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DEAN ROBINSON: We want to welcome all of you to The Second Driker Forum for Excellence in the Law. I'm Jim Robinson, the Dean of Wayne State University Law School. This forum was established and made possible through the generosity of the law firm of Barris, Sott, Denn & Driker to advance the cause of excellence in the law and to honor one of our law school's most distinguished graduates, Eugene Driker. Gene is a 1961 graduate of the law school, was editor in chief of the law review, and we think it's quite appropriate that this forum be held in his name. The Barris, Sott firm has been very generous to the law school and we are grateful to them for supporting this program and other activities at the law school. Today's topic is the title of Dean Kronman's book, The Lost Lawyer: Failing Ideals of the Legal Profession. In the book Dean Kronman describes the lawyer-statesman ideal, an ideal which he tells us sustained the legal profession in America for nearly two centuries and gave it moral depth. The ideal of the lawyer-statesman involves a set of values that prizes good judgment above technical competence and encourages a public-spirited devotion to the law. Such a lawyer is a person possessed of prudence and practical judgment and wisdom. We have been blessed in the state of Michigan with a number of lawyer-statesmen over the years, and I think it's appropriate that we hold this forum in the name of someone I consider to be a lawyer-statesman, Eugene Driker.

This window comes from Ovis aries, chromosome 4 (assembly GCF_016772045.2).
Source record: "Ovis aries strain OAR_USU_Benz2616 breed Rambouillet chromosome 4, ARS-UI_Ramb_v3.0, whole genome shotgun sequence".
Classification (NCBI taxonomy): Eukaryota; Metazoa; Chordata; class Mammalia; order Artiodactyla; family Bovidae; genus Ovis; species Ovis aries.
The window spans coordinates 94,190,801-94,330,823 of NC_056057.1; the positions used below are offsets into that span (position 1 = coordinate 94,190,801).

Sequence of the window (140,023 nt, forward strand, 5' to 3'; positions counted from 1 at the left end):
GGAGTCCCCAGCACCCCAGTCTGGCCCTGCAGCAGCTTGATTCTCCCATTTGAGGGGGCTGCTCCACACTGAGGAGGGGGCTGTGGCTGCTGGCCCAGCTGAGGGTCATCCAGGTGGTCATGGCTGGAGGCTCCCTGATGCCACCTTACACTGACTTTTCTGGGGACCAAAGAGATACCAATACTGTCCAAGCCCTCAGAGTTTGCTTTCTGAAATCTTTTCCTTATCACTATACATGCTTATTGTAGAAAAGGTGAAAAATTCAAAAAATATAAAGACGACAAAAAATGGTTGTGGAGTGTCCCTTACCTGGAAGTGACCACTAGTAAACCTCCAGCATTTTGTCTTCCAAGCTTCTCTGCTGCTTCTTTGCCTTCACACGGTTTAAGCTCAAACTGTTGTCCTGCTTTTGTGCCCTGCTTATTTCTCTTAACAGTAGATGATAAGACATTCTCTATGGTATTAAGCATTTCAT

Today's forum brings together an all-star cast: the dean of Yale Law School, the president of the American Bar Association, the Chief Judge of the United States Court of Appeals for the Sixth Circuit, the United States Attorney for the Eastern District of Michigan, a new United States District Judge for the Eastern District of Michigan and a professor at Wayne State University Law School. Each of your programs describes biographical information about each of our participants in greater detail, and I'll be saying a few words before each of them speak.

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